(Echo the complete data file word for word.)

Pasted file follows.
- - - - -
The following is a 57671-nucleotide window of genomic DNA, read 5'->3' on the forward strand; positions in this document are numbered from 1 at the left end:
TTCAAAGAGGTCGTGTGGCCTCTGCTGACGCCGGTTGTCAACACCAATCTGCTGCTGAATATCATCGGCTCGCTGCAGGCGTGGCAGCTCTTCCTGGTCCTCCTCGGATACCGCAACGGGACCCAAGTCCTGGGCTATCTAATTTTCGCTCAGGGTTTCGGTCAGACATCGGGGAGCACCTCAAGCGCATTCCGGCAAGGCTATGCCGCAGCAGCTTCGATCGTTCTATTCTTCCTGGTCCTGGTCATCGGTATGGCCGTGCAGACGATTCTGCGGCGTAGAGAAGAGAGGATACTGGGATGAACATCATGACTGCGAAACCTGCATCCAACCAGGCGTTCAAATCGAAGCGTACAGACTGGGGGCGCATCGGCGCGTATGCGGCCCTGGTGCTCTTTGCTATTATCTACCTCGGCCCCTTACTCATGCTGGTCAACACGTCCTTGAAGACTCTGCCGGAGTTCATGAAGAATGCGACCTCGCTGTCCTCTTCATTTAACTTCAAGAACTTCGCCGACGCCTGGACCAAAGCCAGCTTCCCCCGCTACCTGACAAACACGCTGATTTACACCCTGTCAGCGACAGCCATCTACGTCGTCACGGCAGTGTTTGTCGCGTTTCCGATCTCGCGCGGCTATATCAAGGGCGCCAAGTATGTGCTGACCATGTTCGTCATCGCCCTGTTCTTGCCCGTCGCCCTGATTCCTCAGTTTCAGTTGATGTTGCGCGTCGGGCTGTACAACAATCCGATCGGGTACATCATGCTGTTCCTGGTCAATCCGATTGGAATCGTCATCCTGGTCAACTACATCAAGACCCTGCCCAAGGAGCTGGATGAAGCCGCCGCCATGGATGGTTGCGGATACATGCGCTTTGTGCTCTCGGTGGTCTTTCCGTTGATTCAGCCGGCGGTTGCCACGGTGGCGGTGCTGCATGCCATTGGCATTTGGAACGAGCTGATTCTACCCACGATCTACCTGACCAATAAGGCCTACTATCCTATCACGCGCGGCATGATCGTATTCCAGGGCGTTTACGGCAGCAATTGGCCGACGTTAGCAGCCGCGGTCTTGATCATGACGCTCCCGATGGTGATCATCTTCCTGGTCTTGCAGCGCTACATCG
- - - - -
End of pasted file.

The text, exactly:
The following is a 57671-nucleotide window of genomic DNA, read 5'->3' on the forward strand; positions in this document are numbered from 1 at the left end:
TTCAAAGAGGTCGTGTGGCCTCTGCTGACGCCGGTTGTCAACACCAATCTGCTGCTGAATATCATCGGCTCGCTGCAGGCGTGGCAGCTCTTCCTGGTCCTCCTCGGATACCGCAACGGGACCCAAGTCCTGGGCTATCTAATTTTCGCTCAGGGTTTCGGTCAGACATCGGGGAGCACCTCAAGCGCATTCCGGCAAGGCTATGCCGCAGCAGCTTCGATCGTTCTATTCTTCCTGGTCCTGGTCATCGGTATGGCCGTGCAGACGATTCTGCGGCGTAGAGAAGAGAGGATACTGGGATGAACATCATGACTGCGAAACCTGCATCCAACCAGGCGTTCAAATCGAAGCGTACAGACTGGGGGCGCATCGGCGCGTATGCGGCCCTGGTGCTCTTTGCTATTATCTACCTCGGCCCCTTACTCATGCTGGTCAACACGTCCTTGAAGACTCTGCCGGAGTTCATGAAGAATGCGACCTCGCTGTCCTCTTCATTTAACTTCAAGAACTTCGCCGACGCCTGGACCAAAGCCAGCTTCCCCCGCTACCTGACAAACACGCTGATTTACACCCTGTCAGCGACAGCCATCTACGTCGTCACGGCAGTGTTTGTCGCGTTTCCGATCTCGCGCGGCTATATCAAGGGCGCCAAGTATGTGCTGACCATGTTCGTCATCGCCCTGTTCTTGCCCGTCGCCCTGATTCCTCAGTTTCAGTTGATGTTGCGCGTCGGGCTGTACAACAATCCGATCGGGTACATCATGCTGTTCCTGGTCAATCCGATTGGAATCGTCATCCTGGTCAACTACATCAAGACCCTGCCCAAGGAGCTGGATGAAGCCGCCGCCATGGATGGTTGCGGATACATGCGCTTTGTGCTCTCGGTGGTCTTTCCGTTGATTCAGCCGGCGGTTGCCACGGTGGCGGTGCTGCATGCCATTGGCATTTGGAACGAGCTGATTCTACCCACGATCTACCTGACCAATAAGGCCTACTATCCTATCACGCGCGGCATGATCGTATTCCAGGGCGTTTACGGCAGCAATTGGCCGACGTTAGCAGCCGCGGTCTTGATCATGACGCTCCCGATGGTGATCATCTTCCTGGTCTTGCAGCGCTACATCG